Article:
Just as is the case with the pro’s, there are many more con’s being voiced throughout the internet by medical care providers. That being said, I am of the firm belief that one of the biggest flaws is the manner in which EMR’s were and continue to be implemented – rolled out for use – in our medical institutions and physician offices. This can range from lack of training, lack of quality control, lack of system-wide coordination – you name it. In the rush to purchase, upload and put in use EMR’s, too little thought seems to have been given too many times to such projects before implementation. After the implementation, many problems started to rear their ugly heads.

Here are but a few examples of poor implementation voiced by a nurse, Kaye, in a comment she posted to the first installment of this series. Make sure to take particular note of Kaye’s fourth point!

1. Facilities are not getting input from the potential users before purchasing. Cost and JC compliance is more important than usability. “Here is your new system. Make it work.”
2. Seasoned nurses and ancillary staff are not given the considerations derserving of the huge technological changes. It’s a whole other language. A COW (Computer On Wheels) stands in the field.
3. A culture clash has developed between nursing and the IT department who cannot appreciate the urgency of correcting problems.
4. At my facility, there are 3 different systems. They don’t ‘talk’ to each other. Whose idea was that?

I could go on; but you get the point.

In my next installment, I will share with you with more real-life examples of just how misleading, inaccurate and unsafe EMR’s can be. Just to give you a tease – how about the case of a woman who was paralyzed following an epidural for labor and post-childbirth pain relief. Hours after she was diagnosed by a neurologist as having suffered injury to her spinal cord leaving her with significant, devastating motor deficits and sensory loss, she was noted by a nurse in the EMR to be “ambulating [i.e. walking] x 2″? I wonder if that would have happened if the nurse had to hand-write that entry and not just click on a drop down menu choice. There will be plenty more examples of such just how effective and safe EMR’s have turned out to be. Stay tuned and tune in to Part III coming next week.

Related Posts: Medical Technology and Patient Safety: EMR’s, COW’s, iPads, etc. – are they really doing the job? Part I.

 

Medical Technology and Patient Safety: EMR’s, COW’s, iPads, etc. – are they really doing the job? Blog Series – Part I

Monday, March 28th, 2011

Medical Technology - source: Siemens.com

This is the first installment of a series of posts on issues relating to new advances in medical technology and how they may affect patient health and safety – not always for the good. Unless you live in a cave or just don’t care, you must have noticed news reports about how the medical industry is awash in the creation and implementation of new technologies. Presumably these new medical tech toys and gadgets are intended to advance the timely, enhanced, cost-effective delivery of healthcare with the end point being improved patient care and patient safety. The question is – do they always do that or can they, in fact, be tools the lead to patient injuries and – at times -even death?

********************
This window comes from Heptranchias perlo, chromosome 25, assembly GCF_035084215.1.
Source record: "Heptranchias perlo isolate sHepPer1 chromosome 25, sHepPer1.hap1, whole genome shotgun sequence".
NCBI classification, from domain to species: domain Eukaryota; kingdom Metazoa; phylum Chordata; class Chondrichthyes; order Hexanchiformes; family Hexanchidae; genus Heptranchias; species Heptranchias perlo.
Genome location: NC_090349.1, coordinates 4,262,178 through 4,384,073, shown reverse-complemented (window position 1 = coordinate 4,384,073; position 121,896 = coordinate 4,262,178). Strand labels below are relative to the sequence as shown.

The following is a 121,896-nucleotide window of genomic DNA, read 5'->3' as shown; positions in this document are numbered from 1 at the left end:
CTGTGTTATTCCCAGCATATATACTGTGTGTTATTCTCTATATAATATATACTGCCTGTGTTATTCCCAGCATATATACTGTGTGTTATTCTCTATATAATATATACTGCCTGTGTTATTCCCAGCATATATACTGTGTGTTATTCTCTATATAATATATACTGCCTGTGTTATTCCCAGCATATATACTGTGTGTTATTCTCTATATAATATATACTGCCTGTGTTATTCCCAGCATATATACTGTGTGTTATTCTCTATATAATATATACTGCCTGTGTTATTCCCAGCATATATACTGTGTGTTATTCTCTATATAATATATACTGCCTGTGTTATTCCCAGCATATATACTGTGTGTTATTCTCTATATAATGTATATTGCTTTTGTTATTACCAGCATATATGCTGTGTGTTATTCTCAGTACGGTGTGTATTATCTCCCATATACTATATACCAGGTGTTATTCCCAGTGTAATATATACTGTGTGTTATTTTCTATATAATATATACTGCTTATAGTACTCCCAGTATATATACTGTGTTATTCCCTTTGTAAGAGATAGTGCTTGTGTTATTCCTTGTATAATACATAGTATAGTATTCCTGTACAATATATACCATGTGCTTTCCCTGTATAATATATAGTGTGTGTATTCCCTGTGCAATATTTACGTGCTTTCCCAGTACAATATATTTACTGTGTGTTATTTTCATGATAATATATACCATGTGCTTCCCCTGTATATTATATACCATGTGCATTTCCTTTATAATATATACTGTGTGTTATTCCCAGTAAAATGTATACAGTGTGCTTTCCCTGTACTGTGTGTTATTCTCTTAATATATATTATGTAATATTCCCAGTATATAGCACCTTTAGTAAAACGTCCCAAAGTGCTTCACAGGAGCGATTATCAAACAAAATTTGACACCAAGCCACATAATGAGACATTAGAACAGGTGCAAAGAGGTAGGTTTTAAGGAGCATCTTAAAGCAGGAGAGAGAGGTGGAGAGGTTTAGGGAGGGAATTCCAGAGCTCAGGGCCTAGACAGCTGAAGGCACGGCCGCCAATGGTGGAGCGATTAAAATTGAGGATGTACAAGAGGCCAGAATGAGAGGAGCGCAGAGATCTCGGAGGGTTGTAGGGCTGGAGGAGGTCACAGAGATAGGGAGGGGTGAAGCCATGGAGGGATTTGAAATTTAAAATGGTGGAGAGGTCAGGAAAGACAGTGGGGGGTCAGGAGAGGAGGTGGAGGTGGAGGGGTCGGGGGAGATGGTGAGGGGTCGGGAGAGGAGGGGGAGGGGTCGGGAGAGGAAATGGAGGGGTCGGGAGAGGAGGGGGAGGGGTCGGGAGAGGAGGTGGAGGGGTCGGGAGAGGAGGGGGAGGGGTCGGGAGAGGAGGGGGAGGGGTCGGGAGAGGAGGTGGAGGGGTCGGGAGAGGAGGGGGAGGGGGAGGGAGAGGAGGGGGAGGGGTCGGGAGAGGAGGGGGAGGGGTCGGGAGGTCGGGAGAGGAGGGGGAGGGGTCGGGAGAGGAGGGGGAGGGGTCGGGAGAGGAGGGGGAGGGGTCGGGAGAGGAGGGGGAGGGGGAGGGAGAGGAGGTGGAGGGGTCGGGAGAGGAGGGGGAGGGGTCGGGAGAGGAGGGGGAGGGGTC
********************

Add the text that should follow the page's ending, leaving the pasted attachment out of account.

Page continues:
I recently came across a posting by Dr. William L. Roper, MPH, CEO of the University of North Carolina Health Care System, which was in essence a transcript of a speech he gave at the Agency for Healthcare Research and Quality (AHRQ) in Washington, D.C. on March 23, 2011. Among his other vast accomplishments, in the spring of 1986, he was nominated by President Reagan and confirmed by the Senate for the position of administrator of the federal Health Care Financing Administration, with responsibility for the Medicare and Medicaid programs nationally. For the previous three years, he served on the White House domestic policy staff.

I bring Dr. Roper’s recent remarks to your attention since they are the inspiration for this series of blogs. While Dr. Roper’s address did not specifically address topics such as EMR’s, COW’s (still wondering how a cow fits into this topic? Stay tuned!), and the like, the following selected excerpts are the seeds of thought for the present series:

I have the job of leading an academic medical enterprise, and am challenged by the task of putting lofty ideas into practice at the local level. I remain very committed to the effort, but we are daily challenged to put the best ideas into practice.

The Institute of Medicine, under Sam Their’s and then Ken Shine’s leadership, played a very important role across the decade of the 1990s, defining “quality” in health care, and pointing to problems in quality and patient safety. Bill Richardson led a multi-year IOM initiative that included the groundbreaking report, To Err is Human in 2000, and then Crossing the Quality Chasm in 2001.